Cunning ravens can plan ahead, study shows
The ability to consciously plan for the future — from organizing a dinner party to saving for retirement — has long been thought to be uniquely human. (Whether or not we actually succeed at it is another story).
Now, new research from Sweden has found ravens can also think ahead. It's the first study to find an animal other than a human or an ape can plan for an event beyond the current moment. Aside from highlighting a cool critter trait, the discovery may help us understand how different animals can evolve to have the same brand of intelligence.
"One of [our] most interesting results is that intelligence is not restricted to human lineage," said Can Kabadayi, an evolutionary psychologist at Lund University who co-led the study published Thursday in Science. "Maybe we should be more humble in looking at ourselves and we should appreciate that there are other ways toward higher cognition."
Recent studies have found foresight in apes, and Kabadayi said many leading scientists believe the trait evolved across hominid lineages. So, he and cognitive zoologist Mathias Osvath set out to explore if corvids, the family of birds that includes ravens, had this planning ability, because they've been shown to be smart birds.
"They're the largest song birds and the largest brained corvids," Kabadayi said.
Kabadayi and Osvath modeled their research after a 2006 study that focused on monkeys and apes. To see if ravens could learn new skills and use them to solve future problems, like the apes did, the birds faced a series of experiments. Each one dipped into two skills that ravens don't typically perform in the wild: the use of tools and bartering with people.
The team turned to food as motivator, but the setup was tricky because many animals, including ravens, have adaptative behaviors like storing food. Squirrels, for example, hoard food for the winter, but this habit isn't forethought. It's a pre-programmed behavior that can start even before a squirrel experiences its first snowy season.
So, Kabadayi and Osvath not only taught the ravens to use tools to retrieve food — they also challenged the birds to think ahead. The ravens faced a simple task: drop something down a long tube and get a treat on a platform at the bottom. But the birds had to pick which tool to use from four options: three objects that couldn't complete the task and a small rock that could.
Choosing a task outside one ravens would typically face is a strength of the study, said Auguste von Bayern, who wasn't involved in the experiments but studies comparative cognition in corvids at Max-Planck-Institute for Ornithology. This eliminates the possibility that the bird's behavior is due to an instinct or pre-programmed adaptation, she told NewsHour via email.
Each test was slightly different. In the first, a bird picked a tool, but then was made to wait 15 minutes before it could access the tube. A second similar trial made the birds wait 17 hours rather than 15 minutes. These extended times tested how far the ravens could plan ahead. The ravens proved competent in both cases, successfully completing the tasks 73 percent of the time or more.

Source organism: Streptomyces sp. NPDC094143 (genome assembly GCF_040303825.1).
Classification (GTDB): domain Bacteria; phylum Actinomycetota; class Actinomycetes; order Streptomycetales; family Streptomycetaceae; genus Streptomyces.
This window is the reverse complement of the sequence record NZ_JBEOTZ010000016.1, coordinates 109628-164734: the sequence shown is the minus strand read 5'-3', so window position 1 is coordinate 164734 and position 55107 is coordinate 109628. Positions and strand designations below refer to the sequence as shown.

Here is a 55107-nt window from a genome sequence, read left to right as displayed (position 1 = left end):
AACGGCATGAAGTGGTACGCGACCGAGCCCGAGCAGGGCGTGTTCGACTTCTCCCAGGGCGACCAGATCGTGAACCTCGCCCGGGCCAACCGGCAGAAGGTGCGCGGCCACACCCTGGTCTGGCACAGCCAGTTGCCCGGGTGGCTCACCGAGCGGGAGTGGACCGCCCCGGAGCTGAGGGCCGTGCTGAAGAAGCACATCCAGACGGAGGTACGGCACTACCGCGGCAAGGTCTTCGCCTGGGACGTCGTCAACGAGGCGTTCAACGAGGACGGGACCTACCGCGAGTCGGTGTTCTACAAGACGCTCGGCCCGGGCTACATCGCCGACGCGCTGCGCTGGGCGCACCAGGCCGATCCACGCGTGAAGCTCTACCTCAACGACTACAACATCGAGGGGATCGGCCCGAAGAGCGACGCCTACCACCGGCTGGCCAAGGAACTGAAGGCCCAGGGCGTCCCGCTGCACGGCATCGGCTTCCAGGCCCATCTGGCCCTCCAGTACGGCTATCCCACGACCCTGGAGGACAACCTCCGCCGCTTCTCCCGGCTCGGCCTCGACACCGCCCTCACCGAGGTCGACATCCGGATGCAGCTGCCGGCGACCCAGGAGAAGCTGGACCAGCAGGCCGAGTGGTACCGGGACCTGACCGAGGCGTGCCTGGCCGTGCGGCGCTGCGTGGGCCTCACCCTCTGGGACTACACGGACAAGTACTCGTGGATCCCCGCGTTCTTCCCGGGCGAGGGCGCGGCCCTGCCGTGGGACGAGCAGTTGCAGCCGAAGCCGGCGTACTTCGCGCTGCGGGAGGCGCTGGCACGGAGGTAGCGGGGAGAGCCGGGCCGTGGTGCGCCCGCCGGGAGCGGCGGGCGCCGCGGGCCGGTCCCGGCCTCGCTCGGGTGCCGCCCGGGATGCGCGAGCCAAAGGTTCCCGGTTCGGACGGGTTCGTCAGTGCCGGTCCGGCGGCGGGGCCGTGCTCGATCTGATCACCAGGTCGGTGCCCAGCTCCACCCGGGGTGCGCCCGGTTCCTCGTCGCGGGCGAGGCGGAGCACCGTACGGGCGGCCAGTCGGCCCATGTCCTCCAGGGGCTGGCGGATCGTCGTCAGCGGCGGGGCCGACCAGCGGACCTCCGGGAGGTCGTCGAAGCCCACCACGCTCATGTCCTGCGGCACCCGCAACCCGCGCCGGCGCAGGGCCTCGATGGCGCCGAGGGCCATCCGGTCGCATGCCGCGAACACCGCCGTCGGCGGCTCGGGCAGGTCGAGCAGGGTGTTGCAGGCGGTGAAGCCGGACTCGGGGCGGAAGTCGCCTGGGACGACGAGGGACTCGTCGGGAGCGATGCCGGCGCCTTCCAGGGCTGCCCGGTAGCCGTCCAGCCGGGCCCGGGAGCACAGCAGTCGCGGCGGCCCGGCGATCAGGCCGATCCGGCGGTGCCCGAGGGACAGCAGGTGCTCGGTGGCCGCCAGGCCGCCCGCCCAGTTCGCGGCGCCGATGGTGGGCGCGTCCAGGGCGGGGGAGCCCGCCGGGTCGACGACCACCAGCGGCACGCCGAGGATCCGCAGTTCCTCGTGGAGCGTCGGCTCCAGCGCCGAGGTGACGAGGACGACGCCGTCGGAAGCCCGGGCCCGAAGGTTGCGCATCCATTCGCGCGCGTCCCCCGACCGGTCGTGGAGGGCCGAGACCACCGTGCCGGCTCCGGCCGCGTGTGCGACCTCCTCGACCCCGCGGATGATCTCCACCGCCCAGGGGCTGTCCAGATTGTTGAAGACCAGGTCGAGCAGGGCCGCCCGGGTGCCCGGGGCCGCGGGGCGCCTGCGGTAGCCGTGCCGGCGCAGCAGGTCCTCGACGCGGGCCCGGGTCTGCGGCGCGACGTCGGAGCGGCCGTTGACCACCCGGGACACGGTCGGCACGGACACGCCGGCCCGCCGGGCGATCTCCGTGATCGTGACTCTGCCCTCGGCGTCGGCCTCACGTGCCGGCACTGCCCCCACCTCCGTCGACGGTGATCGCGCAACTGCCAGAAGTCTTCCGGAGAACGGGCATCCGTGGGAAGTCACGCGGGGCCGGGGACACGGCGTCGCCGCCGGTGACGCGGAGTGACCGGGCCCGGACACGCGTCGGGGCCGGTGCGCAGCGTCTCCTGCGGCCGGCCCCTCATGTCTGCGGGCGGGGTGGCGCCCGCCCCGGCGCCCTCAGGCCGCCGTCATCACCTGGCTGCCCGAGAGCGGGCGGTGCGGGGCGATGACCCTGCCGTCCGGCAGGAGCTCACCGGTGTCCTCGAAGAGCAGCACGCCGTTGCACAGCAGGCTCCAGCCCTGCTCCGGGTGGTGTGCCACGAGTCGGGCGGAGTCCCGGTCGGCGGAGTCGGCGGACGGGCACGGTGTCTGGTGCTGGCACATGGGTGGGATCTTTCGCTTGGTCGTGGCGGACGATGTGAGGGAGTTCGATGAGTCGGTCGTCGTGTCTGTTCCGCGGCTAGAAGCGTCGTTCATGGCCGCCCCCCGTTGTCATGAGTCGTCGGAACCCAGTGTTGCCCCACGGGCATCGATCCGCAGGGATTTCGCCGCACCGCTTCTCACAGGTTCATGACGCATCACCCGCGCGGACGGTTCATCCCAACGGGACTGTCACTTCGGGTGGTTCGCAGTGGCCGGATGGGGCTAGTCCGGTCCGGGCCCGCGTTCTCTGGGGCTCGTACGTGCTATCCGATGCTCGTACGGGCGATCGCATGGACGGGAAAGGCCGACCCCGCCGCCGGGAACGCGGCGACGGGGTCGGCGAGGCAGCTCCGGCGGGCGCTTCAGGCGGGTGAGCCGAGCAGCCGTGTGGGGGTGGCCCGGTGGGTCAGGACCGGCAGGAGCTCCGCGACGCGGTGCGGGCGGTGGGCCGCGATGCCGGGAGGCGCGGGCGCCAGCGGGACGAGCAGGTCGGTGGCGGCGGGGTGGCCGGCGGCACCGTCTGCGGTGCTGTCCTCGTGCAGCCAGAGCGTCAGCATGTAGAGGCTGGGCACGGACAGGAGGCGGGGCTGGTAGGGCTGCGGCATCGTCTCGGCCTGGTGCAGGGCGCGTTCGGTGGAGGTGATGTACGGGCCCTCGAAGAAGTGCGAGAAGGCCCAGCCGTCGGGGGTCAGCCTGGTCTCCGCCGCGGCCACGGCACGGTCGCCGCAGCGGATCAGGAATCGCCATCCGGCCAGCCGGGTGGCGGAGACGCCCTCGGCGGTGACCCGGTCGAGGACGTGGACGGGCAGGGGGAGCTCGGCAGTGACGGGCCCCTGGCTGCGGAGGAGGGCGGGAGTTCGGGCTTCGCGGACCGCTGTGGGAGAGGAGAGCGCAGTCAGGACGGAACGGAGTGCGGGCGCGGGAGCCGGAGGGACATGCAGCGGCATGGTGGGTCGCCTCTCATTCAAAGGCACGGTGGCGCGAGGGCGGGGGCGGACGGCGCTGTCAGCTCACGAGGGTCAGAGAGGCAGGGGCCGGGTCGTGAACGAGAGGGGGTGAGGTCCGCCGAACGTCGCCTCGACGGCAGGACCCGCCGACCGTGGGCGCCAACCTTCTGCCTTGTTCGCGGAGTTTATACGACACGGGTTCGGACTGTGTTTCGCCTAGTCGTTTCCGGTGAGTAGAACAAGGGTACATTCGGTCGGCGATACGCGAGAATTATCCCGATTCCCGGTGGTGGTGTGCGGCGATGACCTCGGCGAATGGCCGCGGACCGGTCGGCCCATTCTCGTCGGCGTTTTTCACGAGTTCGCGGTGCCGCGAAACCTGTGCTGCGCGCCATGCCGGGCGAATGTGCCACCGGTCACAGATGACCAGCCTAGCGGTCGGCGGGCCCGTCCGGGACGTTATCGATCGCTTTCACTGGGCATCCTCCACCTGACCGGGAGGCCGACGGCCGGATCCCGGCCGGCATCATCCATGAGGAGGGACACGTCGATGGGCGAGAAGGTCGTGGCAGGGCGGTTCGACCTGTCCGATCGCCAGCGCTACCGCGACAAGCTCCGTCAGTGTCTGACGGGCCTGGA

"I'm just baffled that a 15 gram brain is able to have a concept of time and the future, and able to solve such stuff," Kabadayi said.
The team also tested the ravens self-control by offering an immediate, less appealing reward — a small treat — versus the the opportunity to feast on a bigger meal later on. The bold ravens strutted past the immediate reward to select their rock or bottle cap and store it away for the delayed treat.
A third exercise trained the ravens to barter food for a bottle cap, which the birds had to chose among three other options — again using conditions that challenged their ability to wait or exhibit self-control. They scored just as high on these tests.
Von Bayern said this study "proves in a convincing manner that the birds were sensitive to the time and chose the [rock or bottle cap] for its future value."
Ethologist Valerie Dufour said this study shows the amazing anticipatory skills of corvids. But she questioned some of the experimental design. She wished that Kabadayi and Osvath had tested the longest duration (17 hours) before the smallest one (15 minutes), she said. Doing so could more precisely distinguish between whether the birds were planning long-term or merely becoming too familiar with the task.
It's surprising ravens can plan ahead on par with apes, Kabadayi said, given their common ancestors diverged 320 million years ago. This isn't the first example where drastically different animals evolved similar traits, however: The common ancestor of birds and insects is flightless, yet both can fly.
Looking ahead, Kabadayi wants to probe the underlying biology that enables this foresight, such as the bird's brain structure, to see what else they might share with apes.